Pew: Nearly One-Fifth of U.S. Adults Own Tablets or E-Readers
Last year’s back-to-school season may not have spurred a ton of tablet and e-reader purchases, but the holidays were a different story, according to new data from the Pew Research Center.
The share of U.S. adults who own tablet computers nearly doubled from 10 percent to 19 percent between mid-December and early January, while the same growth spike also applied to e-book readers, which also jumped from 10 percent to 19 percent over the same period. The driving force behind the surge in ownership, Pew said, was the relatively low cost of tablets like the $199 Kindle Fire and the $249 Barnes & Noble Nook tablet, as well as the price of some e-readers dropping below $100.
The new data comes after a period — from mid-2011 into the fall — in which there wasn’t a lot of change in the ownership of tablets and e-book readers, Pew said.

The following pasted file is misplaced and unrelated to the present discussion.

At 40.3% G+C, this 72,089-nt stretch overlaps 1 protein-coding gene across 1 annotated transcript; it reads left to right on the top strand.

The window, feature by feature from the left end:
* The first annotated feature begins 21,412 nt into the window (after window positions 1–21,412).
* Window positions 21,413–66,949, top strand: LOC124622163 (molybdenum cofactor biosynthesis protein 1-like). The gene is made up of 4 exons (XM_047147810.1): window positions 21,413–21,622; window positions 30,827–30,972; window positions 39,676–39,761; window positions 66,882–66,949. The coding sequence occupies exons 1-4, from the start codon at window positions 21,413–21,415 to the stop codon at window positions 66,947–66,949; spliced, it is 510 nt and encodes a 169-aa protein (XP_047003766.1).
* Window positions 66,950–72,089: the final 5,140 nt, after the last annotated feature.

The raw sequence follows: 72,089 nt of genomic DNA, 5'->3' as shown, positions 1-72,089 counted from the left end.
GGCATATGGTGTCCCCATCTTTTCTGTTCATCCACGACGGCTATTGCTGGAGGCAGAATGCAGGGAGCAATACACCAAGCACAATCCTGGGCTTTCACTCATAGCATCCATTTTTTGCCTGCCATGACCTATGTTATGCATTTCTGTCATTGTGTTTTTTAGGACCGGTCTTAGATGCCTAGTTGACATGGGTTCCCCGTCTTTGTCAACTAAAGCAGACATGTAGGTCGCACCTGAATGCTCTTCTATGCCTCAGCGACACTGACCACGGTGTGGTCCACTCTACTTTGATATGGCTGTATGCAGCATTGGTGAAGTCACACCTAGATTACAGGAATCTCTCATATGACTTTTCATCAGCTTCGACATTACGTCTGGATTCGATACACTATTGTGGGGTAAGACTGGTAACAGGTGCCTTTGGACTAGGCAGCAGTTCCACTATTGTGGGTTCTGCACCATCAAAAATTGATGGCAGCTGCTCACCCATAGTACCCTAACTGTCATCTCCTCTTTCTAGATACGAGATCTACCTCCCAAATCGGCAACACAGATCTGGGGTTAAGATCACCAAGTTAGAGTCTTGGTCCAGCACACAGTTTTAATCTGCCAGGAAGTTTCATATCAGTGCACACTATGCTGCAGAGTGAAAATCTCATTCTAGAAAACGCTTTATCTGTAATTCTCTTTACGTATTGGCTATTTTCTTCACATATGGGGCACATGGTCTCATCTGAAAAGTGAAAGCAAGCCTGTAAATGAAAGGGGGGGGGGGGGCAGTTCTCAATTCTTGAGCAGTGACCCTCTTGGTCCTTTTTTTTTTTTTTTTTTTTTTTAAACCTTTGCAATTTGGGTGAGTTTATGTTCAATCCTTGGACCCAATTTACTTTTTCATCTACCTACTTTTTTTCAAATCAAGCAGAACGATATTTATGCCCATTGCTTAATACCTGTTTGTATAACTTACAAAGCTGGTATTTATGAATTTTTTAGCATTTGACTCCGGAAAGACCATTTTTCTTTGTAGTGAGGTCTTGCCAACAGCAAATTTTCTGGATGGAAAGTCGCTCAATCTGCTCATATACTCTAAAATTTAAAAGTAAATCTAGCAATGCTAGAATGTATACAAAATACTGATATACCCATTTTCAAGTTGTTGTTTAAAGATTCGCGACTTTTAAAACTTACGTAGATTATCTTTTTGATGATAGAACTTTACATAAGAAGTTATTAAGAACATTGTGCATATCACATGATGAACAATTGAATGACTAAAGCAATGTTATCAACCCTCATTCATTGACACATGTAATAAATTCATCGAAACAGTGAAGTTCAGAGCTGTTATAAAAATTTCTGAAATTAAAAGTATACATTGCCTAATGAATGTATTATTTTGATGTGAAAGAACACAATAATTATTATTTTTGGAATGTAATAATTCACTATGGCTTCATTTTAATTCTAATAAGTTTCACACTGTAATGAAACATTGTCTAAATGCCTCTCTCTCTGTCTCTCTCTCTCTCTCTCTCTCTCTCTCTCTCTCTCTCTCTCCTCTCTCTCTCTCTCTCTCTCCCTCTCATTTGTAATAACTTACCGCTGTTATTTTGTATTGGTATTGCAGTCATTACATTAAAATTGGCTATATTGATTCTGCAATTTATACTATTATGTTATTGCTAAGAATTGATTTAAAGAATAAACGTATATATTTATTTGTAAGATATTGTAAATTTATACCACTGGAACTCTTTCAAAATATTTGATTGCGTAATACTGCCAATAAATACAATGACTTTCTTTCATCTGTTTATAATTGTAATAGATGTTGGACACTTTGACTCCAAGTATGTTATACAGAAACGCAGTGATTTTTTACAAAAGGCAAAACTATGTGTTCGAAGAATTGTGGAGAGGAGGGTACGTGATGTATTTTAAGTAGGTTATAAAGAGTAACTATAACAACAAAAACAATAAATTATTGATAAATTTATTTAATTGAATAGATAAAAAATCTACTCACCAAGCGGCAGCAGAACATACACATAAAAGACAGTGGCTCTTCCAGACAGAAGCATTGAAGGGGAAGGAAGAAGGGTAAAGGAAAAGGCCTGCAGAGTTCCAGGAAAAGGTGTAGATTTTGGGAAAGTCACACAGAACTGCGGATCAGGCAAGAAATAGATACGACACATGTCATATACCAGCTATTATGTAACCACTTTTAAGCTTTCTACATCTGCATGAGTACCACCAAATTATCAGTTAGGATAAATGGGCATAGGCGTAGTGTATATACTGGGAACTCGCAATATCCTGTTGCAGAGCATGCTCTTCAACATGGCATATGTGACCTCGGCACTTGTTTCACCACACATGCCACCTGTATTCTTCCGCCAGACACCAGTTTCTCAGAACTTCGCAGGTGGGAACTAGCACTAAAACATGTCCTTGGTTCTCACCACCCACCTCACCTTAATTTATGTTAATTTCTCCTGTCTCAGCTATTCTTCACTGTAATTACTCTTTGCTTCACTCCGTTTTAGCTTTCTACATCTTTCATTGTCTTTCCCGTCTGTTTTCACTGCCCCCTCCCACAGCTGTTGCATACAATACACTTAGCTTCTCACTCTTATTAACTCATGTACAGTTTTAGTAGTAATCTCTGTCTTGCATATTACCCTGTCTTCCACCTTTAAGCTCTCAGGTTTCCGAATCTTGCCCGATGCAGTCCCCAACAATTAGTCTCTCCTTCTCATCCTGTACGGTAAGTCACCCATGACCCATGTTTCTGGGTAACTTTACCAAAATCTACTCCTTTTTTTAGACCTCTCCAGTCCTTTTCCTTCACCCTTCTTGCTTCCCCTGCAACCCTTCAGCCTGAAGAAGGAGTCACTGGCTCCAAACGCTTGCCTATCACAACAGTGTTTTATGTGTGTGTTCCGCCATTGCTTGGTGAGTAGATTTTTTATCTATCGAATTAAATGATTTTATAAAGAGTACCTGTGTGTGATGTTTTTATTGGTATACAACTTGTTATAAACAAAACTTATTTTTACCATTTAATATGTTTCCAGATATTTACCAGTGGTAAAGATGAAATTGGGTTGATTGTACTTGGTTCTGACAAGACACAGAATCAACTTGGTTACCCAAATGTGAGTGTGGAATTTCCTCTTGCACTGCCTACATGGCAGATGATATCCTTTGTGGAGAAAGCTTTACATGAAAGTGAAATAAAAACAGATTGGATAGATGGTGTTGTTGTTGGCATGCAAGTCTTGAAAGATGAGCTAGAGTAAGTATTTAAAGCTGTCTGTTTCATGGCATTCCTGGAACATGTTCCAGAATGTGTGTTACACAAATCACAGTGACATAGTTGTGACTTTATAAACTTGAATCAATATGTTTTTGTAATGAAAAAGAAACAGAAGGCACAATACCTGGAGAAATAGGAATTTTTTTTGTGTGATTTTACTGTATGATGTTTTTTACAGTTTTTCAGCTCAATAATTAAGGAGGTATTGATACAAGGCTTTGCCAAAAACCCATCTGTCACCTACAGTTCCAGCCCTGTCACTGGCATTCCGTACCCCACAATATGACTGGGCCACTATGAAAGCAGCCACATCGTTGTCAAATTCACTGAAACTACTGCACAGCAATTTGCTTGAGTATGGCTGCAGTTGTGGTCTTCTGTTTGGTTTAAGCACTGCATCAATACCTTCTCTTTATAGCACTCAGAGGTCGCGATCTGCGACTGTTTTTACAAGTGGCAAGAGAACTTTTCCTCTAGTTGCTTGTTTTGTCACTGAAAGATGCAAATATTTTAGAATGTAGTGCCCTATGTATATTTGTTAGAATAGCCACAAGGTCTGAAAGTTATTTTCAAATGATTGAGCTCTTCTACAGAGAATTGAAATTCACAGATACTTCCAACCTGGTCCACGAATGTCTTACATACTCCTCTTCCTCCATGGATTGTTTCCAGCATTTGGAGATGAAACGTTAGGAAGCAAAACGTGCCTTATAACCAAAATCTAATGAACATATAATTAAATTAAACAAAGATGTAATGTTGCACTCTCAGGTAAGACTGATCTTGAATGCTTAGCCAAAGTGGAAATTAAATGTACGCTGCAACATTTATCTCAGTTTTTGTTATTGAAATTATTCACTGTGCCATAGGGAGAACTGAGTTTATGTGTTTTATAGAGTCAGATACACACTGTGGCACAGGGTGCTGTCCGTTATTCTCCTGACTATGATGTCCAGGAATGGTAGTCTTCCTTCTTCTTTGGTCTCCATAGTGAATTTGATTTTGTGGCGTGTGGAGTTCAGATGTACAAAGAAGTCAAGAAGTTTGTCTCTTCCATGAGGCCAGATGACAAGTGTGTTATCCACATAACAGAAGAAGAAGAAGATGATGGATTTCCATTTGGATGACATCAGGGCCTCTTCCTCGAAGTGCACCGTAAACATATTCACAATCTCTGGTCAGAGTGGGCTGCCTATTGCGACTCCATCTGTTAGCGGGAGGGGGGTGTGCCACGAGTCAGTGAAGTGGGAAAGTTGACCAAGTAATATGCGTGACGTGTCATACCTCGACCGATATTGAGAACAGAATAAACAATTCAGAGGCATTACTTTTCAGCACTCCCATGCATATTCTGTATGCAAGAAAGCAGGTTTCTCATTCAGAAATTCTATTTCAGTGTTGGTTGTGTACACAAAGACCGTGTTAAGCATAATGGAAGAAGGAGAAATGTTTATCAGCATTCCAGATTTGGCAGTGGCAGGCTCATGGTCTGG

We already had an inkling that the Amazon Kindle Fire sold very well in its first few weeks on the market; a Barclays analyst has estimated that Amazon sold 5.5 million Kindle Fire tablets last quarter, and predicts that Amazon will sell 18.4 million Kindle Fires this year, giving Amazon half of the non-iPad tablet market.
Also not entirely surprising: Households with higher incomes bought more tablets, while women’s ownership of e-readers increased more than men’s. More than a third of those living in households earning more than $75,000 — 36 percent — now own a tablet computer, Pew said. Ownership of e-readers among women grew more than among men, from 11 percent to 21 percent; compared to a 5 percent increase for men, with just 16 percent of them owning e-readers.
Anecdotally, those cheaper tablets still are harder to spot “out in the wild” than the iPad, as my AllThingsD colleague, Peter Kafka, notes here, whereas iPads seem to be popping up everywhere, from the airport to the gym. Personally, I know a handful of female adults who got either Kindle Fire tablets or less expensive Kindle e-readers this holiday season.
The Pew report comes from the combined results of two surveys — one conducted Jan. 5-8 among 1,000 adults age 18 and older; and another, conducted Jan. 12-15 of 1,008 adults, with a margin of error of +/- 2.4 percentage points. The study is part of Pew’s research, supported by funds from the Bill and Melinda Gates Foundation, to look at how tablets and e-readers are impacting libraries.
(Photo courtesy of DJ Murdok/Flickr)